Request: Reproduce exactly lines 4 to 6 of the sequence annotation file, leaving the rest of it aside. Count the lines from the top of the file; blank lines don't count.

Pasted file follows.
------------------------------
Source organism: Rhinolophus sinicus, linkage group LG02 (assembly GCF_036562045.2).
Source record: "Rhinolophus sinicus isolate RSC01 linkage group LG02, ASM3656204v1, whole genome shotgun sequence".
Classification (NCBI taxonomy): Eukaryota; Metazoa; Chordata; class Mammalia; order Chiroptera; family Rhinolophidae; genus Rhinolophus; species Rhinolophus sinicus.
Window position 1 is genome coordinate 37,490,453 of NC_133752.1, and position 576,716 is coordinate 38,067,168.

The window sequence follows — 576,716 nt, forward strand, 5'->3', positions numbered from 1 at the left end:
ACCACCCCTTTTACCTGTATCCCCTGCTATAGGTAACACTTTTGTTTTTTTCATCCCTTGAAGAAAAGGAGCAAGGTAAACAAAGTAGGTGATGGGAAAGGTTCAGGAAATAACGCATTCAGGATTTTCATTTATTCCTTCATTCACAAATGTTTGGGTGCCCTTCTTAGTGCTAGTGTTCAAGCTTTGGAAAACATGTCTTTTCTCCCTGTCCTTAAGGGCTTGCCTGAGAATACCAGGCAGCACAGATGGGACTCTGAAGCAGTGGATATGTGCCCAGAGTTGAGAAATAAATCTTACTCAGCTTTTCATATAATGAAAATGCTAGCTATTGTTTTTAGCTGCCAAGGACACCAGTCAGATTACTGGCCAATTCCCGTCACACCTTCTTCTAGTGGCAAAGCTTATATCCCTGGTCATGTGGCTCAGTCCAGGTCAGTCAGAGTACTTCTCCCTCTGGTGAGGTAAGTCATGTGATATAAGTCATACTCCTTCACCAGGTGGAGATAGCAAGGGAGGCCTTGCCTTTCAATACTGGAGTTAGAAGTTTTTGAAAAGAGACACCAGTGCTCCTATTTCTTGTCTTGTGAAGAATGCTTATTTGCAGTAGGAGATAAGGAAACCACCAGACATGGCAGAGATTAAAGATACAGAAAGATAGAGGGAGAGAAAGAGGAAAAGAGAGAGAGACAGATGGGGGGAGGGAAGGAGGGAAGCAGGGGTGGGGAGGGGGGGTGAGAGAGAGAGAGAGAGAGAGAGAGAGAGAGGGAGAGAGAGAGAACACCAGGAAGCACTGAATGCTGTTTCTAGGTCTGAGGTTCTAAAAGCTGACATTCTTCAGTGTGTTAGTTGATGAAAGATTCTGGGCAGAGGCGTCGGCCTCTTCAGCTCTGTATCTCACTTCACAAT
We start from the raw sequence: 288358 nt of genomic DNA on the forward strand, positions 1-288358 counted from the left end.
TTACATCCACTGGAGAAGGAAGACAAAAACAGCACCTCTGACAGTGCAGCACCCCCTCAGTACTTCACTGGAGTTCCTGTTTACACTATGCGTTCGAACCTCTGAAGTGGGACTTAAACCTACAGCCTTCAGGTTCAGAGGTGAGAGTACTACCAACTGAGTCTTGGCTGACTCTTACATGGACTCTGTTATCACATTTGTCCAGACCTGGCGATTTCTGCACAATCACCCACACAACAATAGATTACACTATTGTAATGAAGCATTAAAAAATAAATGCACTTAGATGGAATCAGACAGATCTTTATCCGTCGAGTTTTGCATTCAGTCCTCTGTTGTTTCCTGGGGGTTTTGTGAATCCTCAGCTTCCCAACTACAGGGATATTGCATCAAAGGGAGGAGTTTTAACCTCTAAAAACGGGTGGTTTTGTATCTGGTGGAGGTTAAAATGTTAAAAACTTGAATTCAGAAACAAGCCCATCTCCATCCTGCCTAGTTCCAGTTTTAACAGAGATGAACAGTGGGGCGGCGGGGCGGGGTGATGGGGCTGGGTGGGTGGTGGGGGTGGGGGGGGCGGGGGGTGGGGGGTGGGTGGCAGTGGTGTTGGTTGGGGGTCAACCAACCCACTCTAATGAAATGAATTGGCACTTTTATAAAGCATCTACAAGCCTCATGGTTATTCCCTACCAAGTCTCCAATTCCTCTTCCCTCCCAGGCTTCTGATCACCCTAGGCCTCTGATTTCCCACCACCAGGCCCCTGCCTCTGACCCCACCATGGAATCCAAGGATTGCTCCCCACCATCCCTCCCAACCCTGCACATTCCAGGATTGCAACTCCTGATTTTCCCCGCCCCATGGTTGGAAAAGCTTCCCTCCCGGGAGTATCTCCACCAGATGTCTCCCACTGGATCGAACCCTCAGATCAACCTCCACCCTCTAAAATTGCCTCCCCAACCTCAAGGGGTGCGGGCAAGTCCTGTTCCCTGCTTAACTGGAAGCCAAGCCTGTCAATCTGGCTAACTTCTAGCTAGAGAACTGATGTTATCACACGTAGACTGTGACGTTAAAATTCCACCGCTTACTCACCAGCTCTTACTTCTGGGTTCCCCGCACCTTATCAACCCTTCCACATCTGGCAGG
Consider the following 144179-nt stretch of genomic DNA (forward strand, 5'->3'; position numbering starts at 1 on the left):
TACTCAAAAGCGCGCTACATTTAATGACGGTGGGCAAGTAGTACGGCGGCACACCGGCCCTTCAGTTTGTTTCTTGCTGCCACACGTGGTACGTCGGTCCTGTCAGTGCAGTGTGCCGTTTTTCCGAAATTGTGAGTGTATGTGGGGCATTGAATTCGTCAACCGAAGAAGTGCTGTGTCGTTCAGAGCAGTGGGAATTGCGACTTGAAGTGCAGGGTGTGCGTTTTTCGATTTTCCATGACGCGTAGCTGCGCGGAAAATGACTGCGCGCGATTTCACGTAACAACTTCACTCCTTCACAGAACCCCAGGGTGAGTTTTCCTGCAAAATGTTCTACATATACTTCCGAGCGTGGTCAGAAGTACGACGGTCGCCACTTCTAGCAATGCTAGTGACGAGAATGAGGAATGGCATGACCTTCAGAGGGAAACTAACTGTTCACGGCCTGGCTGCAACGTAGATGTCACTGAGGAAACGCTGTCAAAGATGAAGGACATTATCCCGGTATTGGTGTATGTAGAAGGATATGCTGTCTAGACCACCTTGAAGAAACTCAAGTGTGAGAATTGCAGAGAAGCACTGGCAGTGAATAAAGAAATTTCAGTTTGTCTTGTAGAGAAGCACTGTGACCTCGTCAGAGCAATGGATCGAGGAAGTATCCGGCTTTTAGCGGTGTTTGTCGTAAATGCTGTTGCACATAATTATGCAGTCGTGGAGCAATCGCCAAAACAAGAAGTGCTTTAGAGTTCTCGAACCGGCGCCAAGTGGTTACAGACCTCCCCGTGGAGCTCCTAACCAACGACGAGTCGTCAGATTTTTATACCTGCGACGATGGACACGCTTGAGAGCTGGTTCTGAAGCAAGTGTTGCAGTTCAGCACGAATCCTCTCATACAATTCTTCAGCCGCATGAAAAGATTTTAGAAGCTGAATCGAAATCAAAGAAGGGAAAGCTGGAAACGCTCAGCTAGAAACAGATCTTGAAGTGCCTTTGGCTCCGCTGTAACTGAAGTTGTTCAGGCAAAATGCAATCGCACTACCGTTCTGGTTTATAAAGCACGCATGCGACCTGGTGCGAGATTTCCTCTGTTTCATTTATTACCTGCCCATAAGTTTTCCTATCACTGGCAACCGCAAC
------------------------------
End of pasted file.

Window position 1 is genome coordinate 37,490,453 of NC_133752.1, and position 576,716 is coordinate 38,067,168.

The window sequence follows — 576,716 nt, forward strand, 5'->3', positions numbered from 1 at the left end:
ACCACCCCTTTTACCTGTATCCCCTGCTATAGGTAACACTTTTGTTTTTTTCATCCCTTGAAGAAAAGGAGCAAGGTAAACAAAGTAGGTGATGGGAAAGGTTCAGGAAATAACGCATTCAGGATTTTCATTTATTCCTTCATTCACAAATGTTTGGGTGCCCTTCTTAGTGCTAGTGTTCAAGCTTTGGAAAACATGTCTTTTCTCCCTGTCCTTAAGGGCTTGCCTGAGAATACCAGGCAGCACAGATGGGACTCTGAAGCAGTGGATATGTGCCCAGAGTTGAGAAATAAATCTTACTCAGCTTTTCATATAATGAAAATGCTAGCTATTGTTTTTAGCTGCCAAGGACACCAGTCAGATTACTGGCCAATTCCCGTCACACCTTCTTCTAGTGGCAAAGCTTATATCCCTGGTCATGTGGCTCAGTCCAGGTCAGTCAGAGTACTTCTCCCTCTGGTGAGGTAAGTCATGTGATATAAGTCATACTCCTTCACCAGGTGGAGATAGCAAGGGAGGCCTTGCCTTTCAATACTGGAGTTAGAAGTTTTTGAAAAGAGACACCAGTGCTCCTATTTCTTGTCTTGTGAAGAATGCTTATTTGCAGTAGGAGATAAGGAAACCACCAGACATGGCAGAGATTAAAGATACAGAAAGATAGAGGGAGAGAAAGAGGAAAAGAGAGAGAGACAGATGGGGGGAGGGAAGGAGGGAAGCAGGGGTGGGGAGGGGGGGTGAGAGAGAGAGAGAGAGAGAGAGAGAGAGAGGGAGAGAGAGAGAACACCAGGAAGCACTGAATGCTGTTTCTAGGTCTGAGGTTCTAAAAGCTGACATTCTTCAGTGTGTTAGTTGATGAAAGATTCTGGGCAGAGGCGTCGGCCTCTTCAGCTCTGTATCTCACTTCACAAT